I had a normal pregnancy, however, as I was almost 2 weeks overdue my doctor decided to induce me. I was more than ready as I had been very uncomfortable for some time. I suspected the baby was big—the 2 ultrasounds I had to measure the baby were conflicting. One said he was totally average, one said he was large.
I got the call to come into the hospital to start the induction at 6:01AM on Friday, June 1, thirteen days past my due date. They wanted me there at 7:15-7:30AM. So we hopped out of bed, got my daughter up and dressed and brought her to be dropped off with Nick’s parents.
We arrived at Rex Hospital at 7:18 AM and checked in.
About 8:00 AM things started to get busy. Three women came in— one was doing a mobile check-in, one was putting in my IV and one was playing around with the monitors. We were in room 238 and our nurse’s name was Trisha—she was from NY and she was a riot.
At 8:30AM the woman from the blood bank dropped by as we had decided to donate the cord blood. At 8:31 they started the pitocin.
At 10:10 Dr. Tosky came in intending to break my waters, but instead determined I wasn’t really far enough along. I had regressed from my appointment the week before—was at 2 cm and -3 station.
At 12:22 I decided to have the epidural. I wasn’t in a ton of pain, but the contractions were getting stronger and the nurse said there was no reason to wait as I knew I was going to have one anyway. It really hurt as the epidural went it—much more than last time.
At 1:35PM Dr. Tosky came back and broke my waters. There was meconium in the fluid, so they assured us that the special care team would be there when the baby came out.
By 4:40PM contractions got noticeably stronger. Dr. Tosky checked me again and I was at 6 cm and 80% effaced, but baby was still high.
At 5:15 PM the pain started getting bad (even though I had an epidural my bottom REALLY hurt). They increased the epidural.
5:21 PM- 9+cm and 100% effaced, but again, the baby was still high, so they started me on the “rotisserie” (Turning from left side to right side every 20 mins) to help the baby come down. I started on the left side. Was in a lot of pain.
5:32PM Turned to the right side, got a strong urge to push—was still in A LOT of pain.
5:44PM-- 10 cm, tried pushing but it wasn’t productive just yet because baby was still high and we decided to wait another 20 minutes before pushing.
6:12 PM- It was weird, when I was lying on my side it felt like the baby was about to fall out of me, but when I would turn onto my back the sensation would go away… Have I mentioned I was in a TON of pain? The epidural did NOT work as well as it had during my last delivery. Started pushing though.
6:35 PM Dr. Tosky arrived and I continued pushing. It became apparent that the head wouldn’t come out without an episiotomy so I agreed to one—Trish had been trying to stretch me since the beginning, but he just wouldn’t come out. It was frustrating because my contractions started to slow down and so the baby would make progress during a contraction, but then rock back into the canal between contractions. It was so frustrating, and it really hurt. Once I had the episiotomy the head came out in 2 more contractions, but then the shoulders got stuck. It was very scary. Dr. Tosky kept calling for all sorts of people to come in to assist. He had me pushing and pushing without stopping or waiting for the contractions. Because of the meconium in the fluid the baby needed to be suctioned right away, but since he got stuck he wasn’t able to be.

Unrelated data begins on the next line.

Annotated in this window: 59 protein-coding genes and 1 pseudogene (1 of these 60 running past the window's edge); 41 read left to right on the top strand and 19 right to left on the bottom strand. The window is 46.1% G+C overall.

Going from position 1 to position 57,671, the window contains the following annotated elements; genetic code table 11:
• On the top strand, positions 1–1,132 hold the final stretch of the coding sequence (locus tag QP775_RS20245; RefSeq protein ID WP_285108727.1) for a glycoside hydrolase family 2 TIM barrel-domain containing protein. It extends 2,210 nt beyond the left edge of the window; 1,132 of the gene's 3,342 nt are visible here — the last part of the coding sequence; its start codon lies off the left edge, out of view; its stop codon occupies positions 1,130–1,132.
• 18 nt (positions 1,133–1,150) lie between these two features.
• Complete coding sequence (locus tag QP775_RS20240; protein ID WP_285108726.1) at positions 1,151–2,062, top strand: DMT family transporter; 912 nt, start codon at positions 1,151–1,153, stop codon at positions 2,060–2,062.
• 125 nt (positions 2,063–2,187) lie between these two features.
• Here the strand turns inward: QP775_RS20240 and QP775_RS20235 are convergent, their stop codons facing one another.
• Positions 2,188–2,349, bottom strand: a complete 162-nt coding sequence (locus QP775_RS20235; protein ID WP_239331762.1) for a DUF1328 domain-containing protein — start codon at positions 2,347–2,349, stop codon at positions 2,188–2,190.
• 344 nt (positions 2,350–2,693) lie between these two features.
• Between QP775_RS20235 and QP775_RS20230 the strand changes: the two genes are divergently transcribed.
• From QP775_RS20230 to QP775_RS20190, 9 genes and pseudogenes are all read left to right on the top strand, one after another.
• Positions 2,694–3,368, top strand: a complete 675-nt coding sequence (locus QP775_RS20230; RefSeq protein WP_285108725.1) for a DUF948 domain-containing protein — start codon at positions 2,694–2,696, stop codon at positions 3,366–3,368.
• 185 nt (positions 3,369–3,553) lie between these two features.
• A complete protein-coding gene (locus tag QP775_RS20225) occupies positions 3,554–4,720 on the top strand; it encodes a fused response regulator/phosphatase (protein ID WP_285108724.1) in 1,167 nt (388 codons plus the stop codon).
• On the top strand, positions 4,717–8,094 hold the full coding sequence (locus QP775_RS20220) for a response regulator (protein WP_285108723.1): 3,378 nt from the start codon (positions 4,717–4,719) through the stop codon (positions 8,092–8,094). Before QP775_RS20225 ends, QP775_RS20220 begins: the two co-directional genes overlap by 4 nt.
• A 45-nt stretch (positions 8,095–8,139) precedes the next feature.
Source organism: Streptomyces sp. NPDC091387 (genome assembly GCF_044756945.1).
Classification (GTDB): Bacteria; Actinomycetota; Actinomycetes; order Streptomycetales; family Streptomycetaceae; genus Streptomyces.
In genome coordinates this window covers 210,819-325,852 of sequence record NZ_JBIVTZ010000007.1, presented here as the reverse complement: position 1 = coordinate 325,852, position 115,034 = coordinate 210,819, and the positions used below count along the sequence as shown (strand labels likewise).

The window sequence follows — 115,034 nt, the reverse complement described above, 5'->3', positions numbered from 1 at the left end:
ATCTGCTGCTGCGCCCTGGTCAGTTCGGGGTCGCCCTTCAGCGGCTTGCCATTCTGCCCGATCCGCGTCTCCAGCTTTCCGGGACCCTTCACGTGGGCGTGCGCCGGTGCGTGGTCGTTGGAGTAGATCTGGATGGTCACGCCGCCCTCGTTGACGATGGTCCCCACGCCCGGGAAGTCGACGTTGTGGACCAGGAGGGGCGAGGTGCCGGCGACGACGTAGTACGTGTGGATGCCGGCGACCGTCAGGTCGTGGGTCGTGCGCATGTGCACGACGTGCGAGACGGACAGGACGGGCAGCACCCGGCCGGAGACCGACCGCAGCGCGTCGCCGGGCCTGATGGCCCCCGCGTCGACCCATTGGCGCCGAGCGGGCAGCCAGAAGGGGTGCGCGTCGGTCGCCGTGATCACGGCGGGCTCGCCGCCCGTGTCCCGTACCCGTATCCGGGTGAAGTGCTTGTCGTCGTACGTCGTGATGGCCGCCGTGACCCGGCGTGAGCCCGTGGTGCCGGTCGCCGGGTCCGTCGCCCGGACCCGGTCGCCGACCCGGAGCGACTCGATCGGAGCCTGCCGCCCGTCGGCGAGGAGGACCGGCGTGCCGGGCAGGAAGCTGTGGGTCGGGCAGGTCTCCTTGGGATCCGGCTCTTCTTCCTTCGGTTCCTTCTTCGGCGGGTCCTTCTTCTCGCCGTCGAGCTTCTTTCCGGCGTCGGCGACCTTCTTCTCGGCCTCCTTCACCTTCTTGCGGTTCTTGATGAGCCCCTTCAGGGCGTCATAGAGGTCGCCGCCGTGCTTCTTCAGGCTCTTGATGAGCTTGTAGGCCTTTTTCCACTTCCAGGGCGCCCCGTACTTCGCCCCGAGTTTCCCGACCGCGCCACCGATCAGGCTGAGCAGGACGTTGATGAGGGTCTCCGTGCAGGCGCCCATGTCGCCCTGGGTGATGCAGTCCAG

Finally at 6:50 PM the baby was all the way out. He was 9 lbs, 7.3 oz and 20.9 inches long. His heart rate was 115 and he scored 8 & 9 on the Apgar test. I was so relieved when he was finally out, but then my placenta didn’t come out. Dr. Tosky kept trying to massage my uterus, but it didn’t seem to want to come out. It finally did probably 20 minutes later. We weren’t able to hold Josiah or anything because of the meconium situation, and the special care team started caring for him as Dr. Tosky started stitching me up. (Nick didn’t get to cut the cord either because it was somewhat of an emergency situation.) In addition to the episiotomy, I had a cervical tear that he had to repair.
The regular nursery came in to give Josiah a bath and realized his breathing wasn’t normal and whisked him off to the special care nursery. We didn’t get an update for a long time, but when we did, the news was not good. Josiah couldn’t breathe on his own for what was (at that point) an unknown reason. They suspected it had to do with getting stuck and aspirating fluid, but they did mention that “worst case” it was a problem with his heart. An hour later they called Nick back to the special care nursery and told him definitively it was a heart problem and that Josiah would have to be transferred to Duke University Hospital. They rolled me back in a wheelchair to see him briefly while we awaited the cardiologist’s report. It was before he left Rex that we had the diagnosis—“Transposition of the Great Arteries” and learned that he would need open-heart surgery soon.
At about 1:00AM Josiah was finally transferred.
There is a lot more to the story—including details of his surgery and recovery so far—you can follow it here: josiahstephen.blogspot.com .
Phew—that took a while to get out!
What an emotional journey Josiah's birth must have been! You have been so brave! I can't imagine hearing about the heart defect. I bet it was so shocking. I am so very glad that he has done so well! Our (your) ^_^ June baby is so loved. :wub: I hope that the two of you continue to recover quickly.
You are a trooper!! I can't imagine going through all that. I am so glad he's better now.
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